As the sun reaches peak intensity of its 11-year sun cycle, solar flares become increasingly common. This latest solar flare was ejected from the sun at approximately 6:49 p.m. on June 7, 2013 and was powerful enough to disrupt long-range communications.
NASA’s Solar Dynamics Observatory captured the images.
An M-class flare appears on the lower right of the sun on June 7, 2013. This image was captured by NASA’s Solar Dynamics Observatory in the 131 Angstrom wavelength, a wavelength of UV light that is particularly good for seeing flares and that is typically colorized in teal.
The flare, classified as an M5.9, was an ejection of moderate intensity capable of producing mild space weather effects around Earth. The National Oceanic and Atmospheric Administration reported a temporary radio blackout.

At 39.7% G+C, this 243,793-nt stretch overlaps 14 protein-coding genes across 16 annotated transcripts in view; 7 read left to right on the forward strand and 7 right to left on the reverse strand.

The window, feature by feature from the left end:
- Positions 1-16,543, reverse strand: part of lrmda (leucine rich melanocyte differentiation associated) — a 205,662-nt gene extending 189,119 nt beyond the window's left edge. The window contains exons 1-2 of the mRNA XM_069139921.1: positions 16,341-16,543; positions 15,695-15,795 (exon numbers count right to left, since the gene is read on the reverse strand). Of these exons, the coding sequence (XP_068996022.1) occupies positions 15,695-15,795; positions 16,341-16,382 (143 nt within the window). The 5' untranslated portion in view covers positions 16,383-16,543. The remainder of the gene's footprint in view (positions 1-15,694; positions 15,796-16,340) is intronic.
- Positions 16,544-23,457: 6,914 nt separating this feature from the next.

Powerful solar flares can disrupt communications by blasting Earth’s ionosphere with X-ray and UV radiation.
M-class solar flares are second only to X-class flares in terms of the amount of energy released.
“Increased numbers of flares are quite common at the moment, since the sun's normal 11-year activity cycle is ramping up toward solar maximum, which is expected in late 2013. Humans have tracked this solar cycle continuously since it was discovered in 1843, and it is normal for there to be many flares a day during the sun's peak activity,” said a NASA press release.
This M-class flare comes on the heels of a very active May, during which time three extremely powerful X-class flares were emitted in 24 hours on May 13. Those flares, which left the sun at a whopping 1,400 miles per second, were responsible for an hour-long radio blackout.